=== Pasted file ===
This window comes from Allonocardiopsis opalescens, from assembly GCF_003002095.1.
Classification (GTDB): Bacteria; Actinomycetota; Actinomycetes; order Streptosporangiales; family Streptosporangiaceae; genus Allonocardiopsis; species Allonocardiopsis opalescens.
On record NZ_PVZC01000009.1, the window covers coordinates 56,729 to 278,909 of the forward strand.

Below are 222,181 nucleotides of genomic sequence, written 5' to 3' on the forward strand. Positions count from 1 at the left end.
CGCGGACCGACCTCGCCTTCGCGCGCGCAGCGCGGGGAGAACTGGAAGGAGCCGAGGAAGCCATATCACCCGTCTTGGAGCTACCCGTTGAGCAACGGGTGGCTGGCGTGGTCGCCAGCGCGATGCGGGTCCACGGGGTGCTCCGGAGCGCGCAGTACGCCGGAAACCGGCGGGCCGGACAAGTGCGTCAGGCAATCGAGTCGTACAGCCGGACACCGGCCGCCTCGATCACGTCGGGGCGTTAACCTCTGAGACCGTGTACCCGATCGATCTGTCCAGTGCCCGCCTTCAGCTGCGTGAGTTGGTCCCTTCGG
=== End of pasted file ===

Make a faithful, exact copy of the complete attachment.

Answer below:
This window comes from Allonocardiopsis opalescens, from assembly GCF_003002095.1.
Classification (GTDB): Bacteria; Actinomycetota; Actinomycetes; order Streptosporangiales; family Streptosporangiaceae; genus Allonocardiopsis; species Allonocardiopsis opalescens.
On record NZ_PVZC01000009.1, the window covers coordinates 56,729 to 278,909 of the forward strand.

Below are 222,181 nucleotides of genomic sequence, written 5' to 3' on the forward strand. Positions count from 1 at the left end.
CGCGGACCGACCTCGCCTTCGCGCGCGCAGCGCGGGGAGAACTGGAAGGAGCCGAGGAAGCCATATCACCCGTCTTGGAGCTACCCGTTGAGCAACGGGTGGCTGGCGTGGTCGCCAGCGCGATGCGGGTCCACGGGGTGCTCCGGAGCGCGCAGTACGCCGGAAACCGGCGGGCCGGACAAGTGCGTCAGGCAATCGAGTCGTACAGCCGGACACCGGCCGCCTCGATCACGTCGGGGCGTTAACCTCTGAGACCGTGTACCCGATCGATCTGTCCAGTGCCCGCCTTCAGCTGCGTGAGTTGGTCCCTTCGG